Living in the wilderness as a Park Ranger

They’re increasingly rare, but you might also try for a job manning a fire lookout on federal lands.

The ones that remain—which may be ground-based cabins on elevated promontories or those classic high fire towers—tend to be in quite far-flung country, keeping an eye on landscapes that, for whatever reason, are still not efficiently patrolled by aircraft or remotely monitored for fire starts.

These fire-lookout jobs have long attracted meditative, wilderness-loving sorts who appreciate long periods of time doing not much at all except staring out at super-scenic wildlands—but, nonetheless, keeping an eye out for lightning- or human-sparked smokes in a panoramic dominion.

Can I Live in the Wilderness For Free?

Public lands may or may not charge for camping in established campgrounds; usually, there’s a fee, but some primitive campgrounds in lightly used areas are still free.

Dispersed camping often (though not always) costs you nothing. Again, though, be sure you’re following the given agency’s rules.

Leave No Trace & Other Practical Considerations

Regardless of your situation and intentions, be aware that plenty of folks are roughing it in the wilds and the semi-wilds, whether by choice or necessity.

If you’re reading this, you’re likely curious about the possibility of backpacking or dispersed-camping it the whole year-round. Hopefully, you’re keeping the ecological integrity of a given landscape foremost in mind when considering such a lifeway.

Dealing With Seasons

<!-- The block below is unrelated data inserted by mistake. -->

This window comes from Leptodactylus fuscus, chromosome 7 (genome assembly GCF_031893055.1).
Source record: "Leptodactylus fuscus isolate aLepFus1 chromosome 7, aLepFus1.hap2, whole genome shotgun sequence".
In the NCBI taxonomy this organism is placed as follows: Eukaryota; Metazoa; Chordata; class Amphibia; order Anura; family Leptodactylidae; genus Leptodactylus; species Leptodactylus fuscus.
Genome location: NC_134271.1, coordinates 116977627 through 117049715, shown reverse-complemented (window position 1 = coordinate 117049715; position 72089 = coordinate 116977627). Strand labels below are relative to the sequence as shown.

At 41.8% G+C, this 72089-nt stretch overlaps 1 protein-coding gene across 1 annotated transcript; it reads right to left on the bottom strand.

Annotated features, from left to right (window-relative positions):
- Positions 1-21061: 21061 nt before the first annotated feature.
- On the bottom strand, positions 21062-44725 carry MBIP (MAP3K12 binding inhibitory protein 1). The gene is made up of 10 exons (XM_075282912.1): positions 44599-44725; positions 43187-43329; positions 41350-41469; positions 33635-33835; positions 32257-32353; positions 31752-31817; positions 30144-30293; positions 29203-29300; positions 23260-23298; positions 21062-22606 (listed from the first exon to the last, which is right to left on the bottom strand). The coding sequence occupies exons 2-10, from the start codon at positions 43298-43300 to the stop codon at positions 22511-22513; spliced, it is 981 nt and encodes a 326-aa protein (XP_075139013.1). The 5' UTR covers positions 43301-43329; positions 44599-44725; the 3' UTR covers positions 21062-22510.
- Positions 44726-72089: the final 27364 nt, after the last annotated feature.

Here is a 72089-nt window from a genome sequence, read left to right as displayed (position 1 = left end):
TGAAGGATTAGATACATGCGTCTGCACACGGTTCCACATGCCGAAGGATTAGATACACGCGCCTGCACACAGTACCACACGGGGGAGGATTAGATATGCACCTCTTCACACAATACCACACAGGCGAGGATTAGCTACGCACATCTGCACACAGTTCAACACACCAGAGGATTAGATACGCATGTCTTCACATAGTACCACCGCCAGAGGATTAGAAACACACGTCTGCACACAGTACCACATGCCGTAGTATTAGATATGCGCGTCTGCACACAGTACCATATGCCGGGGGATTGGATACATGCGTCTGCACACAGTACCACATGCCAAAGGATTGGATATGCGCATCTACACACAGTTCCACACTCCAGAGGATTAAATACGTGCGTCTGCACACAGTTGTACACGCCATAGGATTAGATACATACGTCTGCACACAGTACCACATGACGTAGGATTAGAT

Seasonality is a big, obvious consideration when thinking about living in the backwoods all year round. If you own the land in question, you can build a permanent shelter to shield you from nasty weather. Otherwise, you may be roughing it beyond your limits—or migrating to balmier climes for the winter.

Living Off the Land?

Are you hoping to support yourself entirely off the wilderness landscape you’ve chosen as your stomping grounds?

That’s unlikely in most public-land settings, where you may have a hunting license and tags, maybe a foraging permit for mushrooms, etc., but otherwise, be unable to legally draw all of your life-sustaining resources from the wilds.

The same goes if you’re on your own land but hoping to survive off wild game or fish; in the U.S., thankfully, wildlife is considered a commonly held resource. Obviously, as a private landowner, you’ve got the option of planting, foraging, and raising livestock or poultry.

Living Lightly on the Land

Regardless of the breakdown of your backwoods habitations—your own land, public land, whatever else—it’s essential in this day and age to consider Leave No Trace ethics.

Genuine wilderness, even simply sparsely road-laced wildland, is an increasingly rare commodity. 

Places where “self-willed” land can reach its fullest potential—where plant and animal communities can go about their daily business without strong (or, more often than not, overbearing and destructive) influence from humankind are harder and harder to come by, globally speaking.

Embracing ‘Leave No Trace‘ principles helps support the vitality of precious wildlands—expressions of the kind of country we all, evolutionarily speaking, came of age within. 

Final Thoughts

Whether you somehow wrangle the ability to live in the wilderness full-time, or you land a job or a recreational opportunity wherein you can spend most of your waking hours out there in that glorious backcountry…

Respect that precious, off-the-beaten-path place and do everything you can to maintain its “off-the-beaten-pathness” even as you draw resources from it.

And, more often than not, those resources tend to be of the stunning-sunset, dazzling-night-sky, stalking-an-animal-over-rough-terrain variety: the essence of wilderness and wildness, and incredible to experience firsthand along the lines of countless deep-history ancestors.

Good luck and thank you for reading!